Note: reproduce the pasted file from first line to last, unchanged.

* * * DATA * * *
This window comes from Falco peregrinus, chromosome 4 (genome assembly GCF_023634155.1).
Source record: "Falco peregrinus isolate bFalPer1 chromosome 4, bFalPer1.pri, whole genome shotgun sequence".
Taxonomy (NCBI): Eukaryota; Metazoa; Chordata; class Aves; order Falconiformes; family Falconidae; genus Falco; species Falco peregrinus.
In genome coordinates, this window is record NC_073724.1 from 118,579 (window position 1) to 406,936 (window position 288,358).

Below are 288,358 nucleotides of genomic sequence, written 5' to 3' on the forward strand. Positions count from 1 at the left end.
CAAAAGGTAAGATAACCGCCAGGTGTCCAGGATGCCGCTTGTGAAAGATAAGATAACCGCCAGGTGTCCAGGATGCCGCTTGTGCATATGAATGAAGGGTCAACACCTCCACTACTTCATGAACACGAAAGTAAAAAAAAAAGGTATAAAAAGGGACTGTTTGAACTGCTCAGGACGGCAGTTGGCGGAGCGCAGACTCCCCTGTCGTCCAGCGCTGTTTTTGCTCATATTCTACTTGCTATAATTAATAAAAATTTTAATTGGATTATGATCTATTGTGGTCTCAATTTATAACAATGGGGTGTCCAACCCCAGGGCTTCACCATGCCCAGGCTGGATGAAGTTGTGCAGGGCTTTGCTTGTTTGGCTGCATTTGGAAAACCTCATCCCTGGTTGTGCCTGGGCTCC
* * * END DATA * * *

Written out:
This window comes from Falco peregrinus, chromosome 4 (genome assembly GCF_023634155.1).
Source record: "Falco peregrinus isolate bFalPer1 chromosome 4, bFalPer1.pri, whole genome shotgun sequence".
Taxonomy (NCBI): Eukaryota; Metazoa; Chordata; class Aves; order Falconiformes; family Falconidae; genus Falco; species Falco peregrinus.
In genome coordinates, this window is record NC_073724.1 from 118,579 (window position 1) to 406,936 (window position 288,358).

Below are 288,358 nucleotides of genomic sequence, written 5' to 3' on the forward strand. Positions count from 1 at the left end.
CAAAAGGTAAGATAACCGCCAGGTGTCCAGGATGCCGCTTGTGAAAGATAAGATAACCGCCAGGTGTCCAGGATGCCGCTTGTGCATATGAATGAAGGGTCAACACCTCCACTACTTCATGAACACGAAAGTAAAAAAAAAAGGTATAAAAAGGGACTGTTTGAACTGCTCAGGACGGCAGTTGGCGGAGCGCAGACTCCCCTGTCGTCCAGCGCTGTTTTTGCTCATATTCTACTTGCTATAATTAATAAAAATTTTAATTGGATTATGATCTATTGTGGTCTCAATTTATAACAATGGGGTGTCCAACCCCAGGGCTTCACCATGCCCAGGCTGGATGAAGTTGTGCAGGGCTTTGCTTGTTTGGCTGCATTTGGAAAACCTCATCCCTGGTTGTGCCTGGGCTCC